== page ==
Op Ed
September 28, 2007

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A comment on Yael Abouhalkah’s Star editorial about KC leaders
by Wayne Flaherty

In a Sept. 20 Kansas City Star editorial, Yael talks of regional responsibilities of Johnson County — but never mentions other counties. He, like so many local Missouri politicos, means Johnson County when he utters the word regional. To them, the suburbs consist only of the 19 cities in Johnson County. Four times Yael mentions regional transit — completely oblivious to the fact that Johnson County carries only 2% of regional transit riders. Wyandotte County is never mentioned while it carries 3-1/2 times (7%) as many riders as the Johnson County. Johnson County is the target, not because of an imagined pivotal role in a regional transit system but for its money.

Yael chastises suburban mayors (meaning Johnson County mayors) with a question: “When will suburban mayors realize their job isn’t solely to preside over a nice place for people to live and shop, but to help support a thriving metropolitan area?”

Sorry Yael, but presiding over a nice place for people to live and shop is exactly what our mayors should be doing. As a matter of fact, it is what the KCMO mayor and the Jackson County executive should be doing — but are not.

Kansas City, MO spends its time arguing over a $2 billion light rail plan while facing a $7 billion sewer repair bill. They just voted to give the Chiefs and Royals a $2 million yearly subsidy while their $300 million Sprint Arena is still without a permanent tenant. Jackson County gives the Chiefs and Royals $3.5 million per year while having just laid off 150 county employees and borrowing money to make it through 2007. They have the worst school system in the region even though it spends more money per pupil than any other area system. Since when is it the job of governments — who tend to their business — to support their profligate neighbors?

Johnson County is successful because it has found the correct way to govern — have many small governments that are close to, and responsive to, their citizens. Instead of emulating the success of Johnson County, our neighbors choose to seek ways to tap into our tax revenues using the thinly disguised mantra of regionalism. If there is any mending to be done, let them mend their ways and stop trying to convince us we owe them something. The only regional thing these neighbors provide is a bad example of how to manage the citizens’ business. Go into the halls of government in Johnson County and you will see the people. Go into the halls of government in KCMO and you will see an army of influence peddlers, special interest representatives and groups bellied up to the public trough.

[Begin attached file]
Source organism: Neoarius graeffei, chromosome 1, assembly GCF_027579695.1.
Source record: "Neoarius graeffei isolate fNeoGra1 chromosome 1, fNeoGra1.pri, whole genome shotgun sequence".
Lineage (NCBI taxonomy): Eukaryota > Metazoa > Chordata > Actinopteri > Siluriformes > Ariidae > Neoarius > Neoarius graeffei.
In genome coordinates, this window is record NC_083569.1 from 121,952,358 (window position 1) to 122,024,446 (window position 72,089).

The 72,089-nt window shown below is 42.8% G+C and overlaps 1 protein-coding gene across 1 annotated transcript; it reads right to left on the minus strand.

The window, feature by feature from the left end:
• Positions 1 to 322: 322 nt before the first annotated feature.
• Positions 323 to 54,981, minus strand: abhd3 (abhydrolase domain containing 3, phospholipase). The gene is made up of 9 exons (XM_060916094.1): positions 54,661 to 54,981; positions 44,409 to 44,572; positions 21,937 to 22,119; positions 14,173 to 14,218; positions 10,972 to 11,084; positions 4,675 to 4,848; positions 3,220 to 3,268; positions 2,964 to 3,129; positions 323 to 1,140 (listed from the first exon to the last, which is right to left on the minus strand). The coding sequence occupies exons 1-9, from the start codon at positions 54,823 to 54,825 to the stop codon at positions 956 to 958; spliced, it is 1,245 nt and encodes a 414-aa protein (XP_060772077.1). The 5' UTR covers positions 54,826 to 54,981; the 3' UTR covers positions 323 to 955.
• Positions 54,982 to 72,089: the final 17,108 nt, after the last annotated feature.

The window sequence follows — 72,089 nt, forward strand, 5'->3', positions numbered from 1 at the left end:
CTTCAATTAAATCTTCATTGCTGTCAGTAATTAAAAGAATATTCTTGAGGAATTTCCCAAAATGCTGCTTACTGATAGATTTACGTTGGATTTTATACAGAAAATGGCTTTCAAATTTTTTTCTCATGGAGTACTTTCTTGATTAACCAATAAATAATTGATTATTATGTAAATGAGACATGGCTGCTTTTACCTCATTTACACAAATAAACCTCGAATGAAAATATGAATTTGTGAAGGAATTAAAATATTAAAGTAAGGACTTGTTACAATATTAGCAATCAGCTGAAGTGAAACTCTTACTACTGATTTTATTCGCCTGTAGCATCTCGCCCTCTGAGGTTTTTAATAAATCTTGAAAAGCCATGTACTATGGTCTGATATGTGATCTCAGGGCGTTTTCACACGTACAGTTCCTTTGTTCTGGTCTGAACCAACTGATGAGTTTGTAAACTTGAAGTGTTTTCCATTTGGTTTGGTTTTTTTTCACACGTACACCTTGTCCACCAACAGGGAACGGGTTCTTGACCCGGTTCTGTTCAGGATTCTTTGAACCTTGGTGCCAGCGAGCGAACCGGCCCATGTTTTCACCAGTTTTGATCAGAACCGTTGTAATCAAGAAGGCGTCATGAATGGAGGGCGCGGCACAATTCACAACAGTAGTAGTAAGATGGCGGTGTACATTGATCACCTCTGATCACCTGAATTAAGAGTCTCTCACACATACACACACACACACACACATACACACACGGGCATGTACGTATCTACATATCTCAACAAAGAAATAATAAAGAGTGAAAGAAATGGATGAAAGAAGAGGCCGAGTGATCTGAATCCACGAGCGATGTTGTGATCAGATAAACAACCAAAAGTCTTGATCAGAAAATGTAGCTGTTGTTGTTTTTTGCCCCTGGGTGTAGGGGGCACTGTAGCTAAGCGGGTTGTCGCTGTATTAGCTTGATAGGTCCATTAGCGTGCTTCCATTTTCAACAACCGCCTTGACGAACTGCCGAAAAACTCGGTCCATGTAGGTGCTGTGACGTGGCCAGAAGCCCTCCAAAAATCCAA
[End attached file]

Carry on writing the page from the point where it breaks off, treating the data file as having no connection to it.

I am old enough to remember Kansas City, MO when it had a vibrant downtown, alive with activity. If you wanted to shop, go to the movies or eat at a nice restaurant, you went downtown. I also watched those same stores, movies and restaurants that were the lifeblood of downtown, leave for greener pastures — the suburbs. They went there to better serve their customers by providing benefits they could not provide in the downtown environment — free parking, the convenience of proximity and covered malls to name a few.

The reasons for the migration from downtown are as valid today as they were when the migration began. Whatever I need, the free market has brought to my doorstep and will not likely take it away again. I have prudent, responsive governments looking after the common interests of my fellow citizens and myself. There is no reason for me to ever go downtown again, an attitude that is shared by many suburban dwellers. Neither Johnson County, nor any other suburban county, has committed any act that obligates them to fund some self-anointed metropolitan center that has decayed into little more than a profligate dinosaur that has lost touch with its citizens.

I urge all Johnson County mayors to stay the course and continue to maintain the infrastructure, provide a safe living environment and promote a free market business environment. To keep its citizens entertained is not the job of government, private enterprise will do that. There is no higher calling for government than to provide an environment where its citizens can live, work and play in safety. In their search for funding, our neighbors have conveniently forgotten that fact. Pray that our mayors do not forget it.

Wayne Flaherty lives in Johnson County. He can be contacted at waynef@kcnet.com.


              
              
                 

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